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Rumsfeld must go

JOHN McCAIN is an excellent politician who would also make a very good newspaper editor. Why? He knows how to find the next big story: The Arizona senator is focusing on the weaknesses of the man who is now secretary of defense -- not on the weaknesses of the man who will not be secretary of homeland security.

In an interview with the Associated Press this week, McCain said he has "no confidence" in Donald H. Rumsfeld, citing the defense secretary's handling of the war in Iraq.

Rumsfeld recently reminded the nation of his arrogant and misguided management style on Dec. 8 in Kuwait. Asked why troops are fighting this war without proper armor for their vehicles, Rumsfeld replied, "As you know, you go to war with the Army you have, not the Army you might want or wish to have at a later time."

Add that statement to a performance review that includes going to war with some crazy, pared-down version of the troop strength that is actually needed in Iraq, the disaster of the Abu Ghraib prison abuse scandal, and continuing war casualties. Heading into his second term, President Bush is replacing nine Cabinet secretaries, including Secretary of State Colin Powell, Attorney General John Ashcroft, and Homeland Security Secretary Tom Ridge. Why not Rumsfeld?

Rumsfeld gained some temporary cover with the ongoing saga of Bernard B. Kerik, the former NYPD commissioner whose bid to become homeland security czar exploded in an irresistible story line. The Kerik story involves extramarital sex, a "love nest" overlooking the ruins of the World Trade Center, alleged links to crime figures, and a very unfortunate link to his friend and business partner, former New York Mayor Rudy Giuliani.

The juicy tale has the potential to greatly damage Giuliani's national ambitions, since it clearly calls into question Giuliani's judgment in recommending his former police commissioner and protege to the Bush White House. What did Giuliani know about the trail of wronged women and shady deals left in Kerik's egomaniacal wake? And if he didn't know about them, why didn't he? It also raises serious questions about the White House vetting system.

But soon enough the heat should be rightly back on Rumsfeld.

McCain is not the only Republican to publicly criticize Rumsfeld. "I don't like the way he has done some things. I think they have been irresponsible," Senator Chuck Hagel of Nebraska said recently on CNN after returning from Iraq. "I don't like the way we went into Iraq. We didn't go into Iraq with enough troops."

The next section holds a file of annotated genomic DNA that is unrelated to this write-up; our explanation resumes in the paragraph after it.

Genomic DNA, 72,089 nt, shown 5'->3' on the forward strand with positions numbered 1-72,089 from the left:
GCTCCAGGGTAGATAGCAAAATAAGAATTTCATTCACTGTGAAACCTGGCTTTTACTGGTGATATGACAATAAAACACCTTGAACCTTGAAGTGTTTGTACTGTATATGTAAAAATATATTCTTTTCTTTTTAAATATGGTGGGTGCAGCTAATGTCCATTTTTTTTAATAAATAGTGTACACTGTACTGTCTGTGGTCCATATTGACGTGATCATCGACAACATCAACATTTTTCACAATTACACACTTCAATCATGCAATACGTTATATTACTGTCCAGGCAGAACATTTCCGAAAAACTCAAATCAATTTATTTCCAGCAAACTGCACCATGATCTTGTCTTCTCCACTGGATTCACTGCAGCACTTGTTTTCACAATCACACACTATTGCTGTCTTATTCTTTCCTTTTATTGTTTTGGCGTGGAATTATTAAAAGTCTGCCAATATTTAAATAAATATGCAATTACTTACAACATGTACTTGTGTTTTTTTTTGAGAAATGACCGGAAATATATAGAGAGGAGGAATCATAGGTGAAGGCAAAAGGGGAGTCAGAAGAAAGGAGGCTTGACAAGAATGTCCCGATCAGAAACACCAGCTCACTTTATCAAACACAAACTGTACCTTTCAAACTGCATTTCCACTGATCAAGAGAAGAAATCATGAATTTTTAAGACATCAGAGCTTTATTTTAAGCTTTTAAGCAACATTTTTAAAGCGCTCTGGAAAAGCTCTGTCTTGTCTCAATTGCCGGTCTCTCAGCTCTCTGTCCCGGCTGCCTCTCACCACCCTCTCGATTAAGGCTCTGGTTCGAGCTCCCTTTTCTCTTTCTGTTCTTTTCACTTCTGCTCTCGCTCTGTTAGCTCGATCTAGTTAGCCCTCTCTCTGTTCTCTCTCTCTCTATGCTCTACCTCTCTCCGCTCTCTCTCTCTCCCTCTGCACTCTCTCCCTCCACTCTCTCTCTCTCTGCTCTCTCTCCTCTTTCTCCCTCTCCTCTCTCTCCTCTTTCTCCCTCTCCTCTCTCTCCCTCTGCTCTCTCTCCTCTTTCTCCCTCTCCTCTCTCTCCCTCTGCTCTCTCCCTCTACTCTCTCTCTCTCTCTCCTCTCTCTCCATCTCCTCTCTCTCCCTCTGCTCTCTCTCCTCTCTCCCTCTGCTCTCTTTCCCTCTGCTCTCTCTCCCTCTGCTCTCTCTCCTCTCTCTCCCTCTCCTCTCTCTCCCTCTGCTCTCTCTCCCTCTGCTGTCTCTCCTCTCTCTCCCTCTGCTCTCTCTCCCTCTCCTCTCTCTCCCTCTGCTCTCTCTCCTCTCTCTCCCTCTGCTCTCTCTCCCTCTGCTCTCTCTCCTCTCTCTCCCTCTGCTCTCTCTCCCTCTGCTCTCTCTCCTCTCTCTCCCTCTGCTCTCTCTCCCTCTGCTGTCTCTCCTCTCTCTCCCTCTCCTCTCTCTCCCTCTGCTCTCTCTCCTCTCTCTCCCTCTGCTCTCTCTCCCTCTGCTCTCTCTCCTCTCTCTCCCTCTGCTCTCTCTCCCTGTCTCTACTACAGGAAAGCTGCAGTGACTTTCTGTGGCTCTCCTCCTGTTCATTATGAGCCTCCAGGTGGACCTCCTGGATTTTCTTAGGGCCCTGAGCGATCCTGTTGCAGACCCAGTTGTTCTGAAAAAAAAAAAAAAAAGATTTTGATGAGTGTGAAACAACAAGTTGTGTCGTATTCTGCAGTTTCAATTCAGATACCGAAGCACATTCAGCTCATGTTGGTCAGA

And retired General Norman Schwarzkopf, interviewed recently on MSNBC-TV's "Hardball," criticized Rumsfeld for his reply in Kuwait regarding the lack of armor on many military vehicles. "I was very, very disappointed -- no, let me put it stronger -- I was angry by the words of the secretary of defense when he laid it all on the Army, as if he, as the secretary of defense, didn't have anything to do with the Army and the Army was over there doing it themselves, screwing up," said Schwarzkopf, a registered independent who campaigned for Bush in the last two presidential elections.

There is a drumbeat, and at this moment it is coming from the right, not the left. In The Washington Post, conservative columnist William Kristol wrote this week about Rumsfeld's tenure and pass-the-buck mentality regarding war in Iraq and other military matters and concluded, "These soldiers deserve a better defense secretary than the one we have."

During the recent presidential campaign, John Kerry, the unsuccessful Democratic presidential nominee, called several times for Rumsfeld's resignation. Kerry cited the defense department's miscalculation on troop strength and the conclusion of an independent panel that higher command was also responsible for abuse of prisoners at Iraq's Abu Ghraib prison. Kerry was correct. There should be accountability, and Rumsfeld should be held accountable.

McCain, a senior member of the Senate Armed Services Committee and former POW, has the clout and forum to make things uncomfortable for Bush and Rumsfeld. The Arizona Republican is viewed as a prospective presidential candidate in 2008 and commands huge respect in the national media. In the AP interview, he did not call for Rumsfeld's resignation, saying that Bush "can have the team that he wants around him."

In this case, the master of Politics 101 can follow the same script as any practitioner of Journalism 101: Who, what, when, where, and why?

Donald H. Rumsfeld continues as secretary of defense. Why?

Joan Vennochi's e-mail address is 

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